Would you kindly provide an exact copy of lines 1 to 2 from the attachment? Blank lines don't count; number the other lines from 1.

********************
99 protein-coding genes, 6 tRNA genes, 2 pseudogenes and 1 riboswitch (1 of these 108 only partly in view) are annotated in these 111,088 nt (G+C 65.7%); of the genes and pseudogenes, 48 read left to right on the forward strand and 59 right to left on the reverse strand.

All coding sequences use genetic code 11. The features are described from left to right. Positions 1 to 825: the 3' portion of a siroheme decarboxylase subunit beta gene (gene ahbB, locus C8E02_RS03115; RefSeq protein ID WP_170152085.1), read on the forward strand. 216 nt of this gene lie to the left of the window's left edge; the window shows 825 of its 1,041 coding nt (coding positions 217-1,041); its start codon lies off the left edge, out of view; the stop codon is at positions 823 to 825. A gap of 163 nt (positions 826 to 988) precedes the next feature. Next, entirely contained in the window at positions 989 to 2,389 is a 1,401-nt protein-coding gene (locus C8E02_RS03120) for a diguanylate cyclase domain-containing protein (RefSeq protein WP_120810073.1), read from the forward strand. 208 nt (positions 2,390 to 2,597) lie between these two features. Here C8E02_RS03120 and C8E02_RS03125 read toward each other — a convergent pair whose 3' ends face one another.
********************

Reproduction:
99 protein-coding genes, 6 tRNA genes, 2 pseudogenes and 1 riboswitch (1 of these 108 only partly in view) are annotated in these 111,088 nt (G+C 65.7%); of the genes and pseudogenes, 48 read left to right on the forward strand and 59 right to left on the reverse strand.

All coding sequences use genetic code 11. The features are described from left to right. Positions 1 to 825: the 3' portion of a siroheme decarboxylase subunit beta gene (gene ahbB, locus C8E02_RS03115; RefSeq protein ID WP_170152085.1), read on the forward strand. 216 nt of this gene lie to the left of the window's left edge; the window shows 825 of its 1,041 coding nt (coding positions 217-1,041); its start codon lies off the left edge, out of view; the stop codon is at positions 823 to 825. A gap of 163 nt (positions 826 to 988) precedes the next feature. Next, entirely contained in the window at positions 989 to 2,389 is a 1,401-nt protein-coding gene (locus C8E02_RS03120) for a diguanylate cyclase domain-containing protein (RefSeq protein WP_120810073.1), read from the forward strand. 208 nt (positions 2,390 to 2,597) lie between these two features. Here C8E02_RS03120 and C8E02_RS03125 read toward each other — a convergent pair whose 3' ends face one another.